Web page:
Again, we read, “and have put on the new self who is being renewed to a true knowledge according to the image of the One who created him— a renewal in which there is no distinction between Greek and Jew, circumcised and uncircumcised, barbarian, Scythian, slave and freeman, but Christ is all, and in all.” (Co. 3:10-11)

These early believers no longer considered themselves racial Jews or Gentiles.

Instead, they were taught to see themselves as belonging to an entirely new human race with an entirely new nature that would one day inhabit an entirely new universe in an entirely new, immortal body.

This new nature was aptly called, “the new creation”.

“Therefore, if any man is in Christ, he is a new creation; the old has passed away; behold, new things have come.” (2 Cor. 5:17)

“For neither is circumcision anything, nor uncircumcision, but a new creation.”  (Gal. 6:15)

For them, Christ broke down the barrier of the dividing wall, making Jews and Gentiles into one new man. (Eph. 2:15)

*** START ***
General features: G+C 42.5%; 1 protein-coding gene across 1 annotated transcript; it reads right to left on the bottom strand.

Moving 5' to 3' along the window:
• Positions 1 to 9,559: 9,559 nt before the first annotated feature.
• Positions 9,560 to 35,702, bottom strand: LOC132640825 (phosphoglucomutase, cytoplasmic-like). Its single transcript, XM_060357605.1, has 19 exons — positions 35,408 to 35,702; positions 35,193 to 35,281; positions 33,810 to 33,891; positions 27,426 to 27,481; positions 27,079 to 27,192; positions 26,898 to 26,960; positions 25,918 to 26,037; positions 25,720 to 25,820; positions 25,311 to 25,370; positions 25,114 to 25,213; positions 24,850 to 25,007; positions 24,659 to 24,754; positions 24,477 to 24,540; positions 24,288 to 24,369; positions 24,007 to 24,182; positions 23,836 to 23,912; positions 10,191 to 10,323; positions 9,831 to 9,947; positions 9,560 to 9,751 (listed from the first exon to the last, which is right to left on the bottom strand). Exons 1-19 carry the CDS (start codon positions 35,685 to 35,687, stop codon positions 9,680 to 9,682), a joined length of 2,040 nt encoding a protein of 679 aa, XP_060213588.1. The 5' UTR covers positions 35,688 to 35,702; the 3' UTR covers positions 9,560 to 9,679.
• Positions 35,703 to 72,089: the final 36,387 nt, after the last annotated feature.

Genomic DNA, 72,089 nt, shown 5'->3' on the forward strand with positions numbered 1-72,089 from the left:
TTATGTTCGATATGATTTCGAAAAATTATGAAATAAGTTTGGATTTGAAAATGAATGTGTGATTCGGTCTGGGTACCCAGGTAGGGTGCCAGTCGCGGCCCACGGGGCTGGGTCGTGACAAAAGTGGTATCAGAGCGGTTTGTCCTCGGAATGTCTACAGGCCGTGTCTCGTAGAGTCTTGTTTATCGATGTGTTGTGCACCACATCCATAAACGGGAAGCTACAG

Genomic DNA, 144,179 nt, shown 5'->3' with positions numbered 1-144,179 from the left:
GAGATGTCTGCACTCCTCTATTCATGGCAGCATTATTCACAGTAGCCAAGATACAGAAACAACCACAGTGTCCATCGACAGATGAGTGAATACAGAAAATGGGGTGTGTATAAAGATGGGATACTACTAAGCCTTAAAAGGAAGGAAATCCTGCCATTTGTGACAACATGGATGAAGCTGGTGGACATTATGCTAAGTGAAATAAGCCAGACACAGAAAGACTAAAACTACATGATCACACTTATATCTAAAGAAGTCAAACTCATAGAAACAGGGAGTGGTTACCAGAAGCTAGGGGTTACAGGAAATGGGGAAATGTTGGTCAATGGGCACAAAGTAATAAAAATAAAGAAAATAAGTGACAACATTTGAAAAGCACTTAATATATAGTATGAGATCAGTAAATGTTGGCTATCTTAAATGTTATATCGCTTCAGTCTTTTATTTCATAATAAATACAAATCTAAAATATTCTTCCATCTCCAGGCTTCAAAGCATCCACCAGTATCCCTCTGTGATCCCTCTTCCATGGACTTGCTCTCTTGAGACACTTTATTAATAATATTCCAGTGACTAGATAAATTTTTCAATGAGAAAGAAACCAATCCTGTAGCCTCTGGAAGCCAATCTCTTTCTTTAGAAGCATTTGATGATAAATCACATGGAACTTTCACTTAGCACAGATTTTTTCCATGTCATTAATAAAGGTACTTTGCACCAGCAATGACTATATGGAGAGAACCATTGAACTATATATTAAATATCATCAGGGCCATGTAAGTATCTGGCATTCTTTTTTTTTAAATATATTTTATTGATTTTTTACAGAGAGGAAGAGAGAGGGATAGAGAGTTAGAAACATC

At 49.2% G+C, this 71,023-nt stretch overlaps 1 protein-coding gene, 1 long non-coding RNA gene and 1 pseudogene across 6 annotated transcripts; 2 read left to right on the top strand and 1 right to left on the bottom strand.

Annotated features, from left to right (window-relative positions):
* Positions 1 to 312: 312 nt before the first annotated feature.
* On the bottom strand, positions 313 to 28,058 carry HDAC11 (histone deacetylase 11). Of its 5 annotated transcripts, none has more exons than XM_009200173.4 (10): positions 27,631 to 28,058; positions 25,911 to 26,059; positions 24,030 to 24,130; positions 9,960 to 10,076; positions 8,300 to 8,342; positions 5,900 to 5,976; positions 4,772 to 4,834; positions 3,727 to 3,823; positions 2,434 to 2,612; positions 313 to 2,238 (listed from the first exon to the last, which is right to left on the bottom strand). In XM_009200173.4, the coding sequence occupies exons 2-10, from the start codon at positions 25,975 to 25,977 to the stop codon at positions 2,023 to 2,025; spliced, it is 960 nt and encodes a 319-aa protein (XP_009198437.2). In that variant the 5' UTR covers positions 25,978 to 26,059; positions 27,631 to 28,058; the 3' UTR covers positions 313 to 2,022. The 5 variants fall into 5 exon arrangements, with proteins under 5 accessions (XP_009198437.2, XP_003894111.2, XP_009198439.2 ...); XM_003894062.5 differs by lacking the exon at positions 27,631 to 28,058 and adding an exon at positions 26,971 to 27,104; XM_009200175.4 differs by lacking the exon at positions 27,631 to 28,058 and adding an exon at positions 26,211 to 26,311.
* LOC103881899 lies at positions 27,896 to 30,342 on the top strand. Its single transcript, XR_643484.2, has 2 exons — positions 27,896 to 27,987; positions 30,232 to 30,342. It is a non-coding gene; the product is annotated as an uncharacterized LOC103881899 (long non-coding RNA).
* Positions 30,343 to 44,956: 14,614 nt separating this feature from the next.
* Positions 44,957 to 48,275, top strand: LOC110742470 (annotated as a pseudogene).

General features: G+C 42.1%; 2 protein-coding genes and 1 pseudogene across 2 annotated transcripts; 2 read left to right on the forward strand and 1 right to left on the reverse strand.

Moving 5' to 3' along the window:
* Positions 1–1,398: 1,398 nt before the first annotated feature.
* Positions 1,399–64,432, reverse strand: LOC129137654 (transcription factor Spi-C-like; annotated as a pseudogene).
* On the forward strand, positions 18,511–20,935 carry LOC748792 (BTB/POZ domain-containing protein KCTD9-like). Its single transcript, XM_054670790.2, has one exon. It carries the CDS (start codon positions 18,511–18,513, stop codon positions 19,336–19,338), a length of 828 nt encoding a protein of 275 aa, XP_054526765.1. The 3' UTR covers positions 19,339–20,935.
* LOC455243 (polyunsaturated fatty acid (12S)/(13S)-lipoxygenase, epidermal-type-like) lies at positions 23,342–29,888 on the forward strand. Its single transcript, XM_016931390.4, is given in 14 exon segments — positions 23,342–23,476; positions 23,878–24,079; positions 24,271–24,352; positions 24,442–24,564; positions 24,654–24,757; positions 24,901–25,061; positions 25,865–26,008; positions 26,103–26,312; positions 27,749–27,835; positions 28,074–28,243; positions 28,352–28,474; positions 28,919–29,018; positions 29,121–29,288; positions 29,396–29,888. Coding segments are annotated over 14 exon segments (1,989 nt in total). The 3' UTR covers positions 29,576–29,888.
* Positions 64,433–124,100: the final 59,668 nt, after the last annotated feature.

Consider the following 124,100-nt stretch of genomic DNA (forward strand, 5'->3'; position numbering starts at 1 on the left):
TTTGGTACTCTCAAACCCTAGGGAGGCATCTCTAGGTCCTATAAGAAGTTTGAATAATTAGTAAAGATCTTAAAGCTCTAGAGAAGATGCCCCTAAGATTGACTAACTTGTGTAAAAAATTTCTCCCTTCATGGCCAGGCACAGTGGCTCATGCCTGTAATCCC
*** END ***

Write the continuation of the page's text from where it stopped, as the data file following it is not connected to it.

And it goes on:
Which is why the early Christians, interestingly, called themselves “the third race”.

They no longer took sides or fought in racial, class, or tribal wars.

They cared for and shared the good news with any and all, and took all born-again comers into God’s family.

And they insisted that members of all tribes, classes, nations, and ethnic groups to leave it all behind and be joined together as one body in Christ.

Christ-followers left their former groups, often received a new God-centered name, and were baptized into the third race.

Notice the third race wasn’t something one was born into, but born-again into.

Which is why the Apostles and early Christians would have been appalled by modern churches segregated by classes, cultures, races, etc.

It would have rightly been seen as a heretical denial of the new creation!

It would have been called out as an idolatry that had replaced Christ as the sole and highest basis of identity.

Sadly, nobody is calling it out today.

Nobody is even flagging this identity idolatry or calling the church to repentance.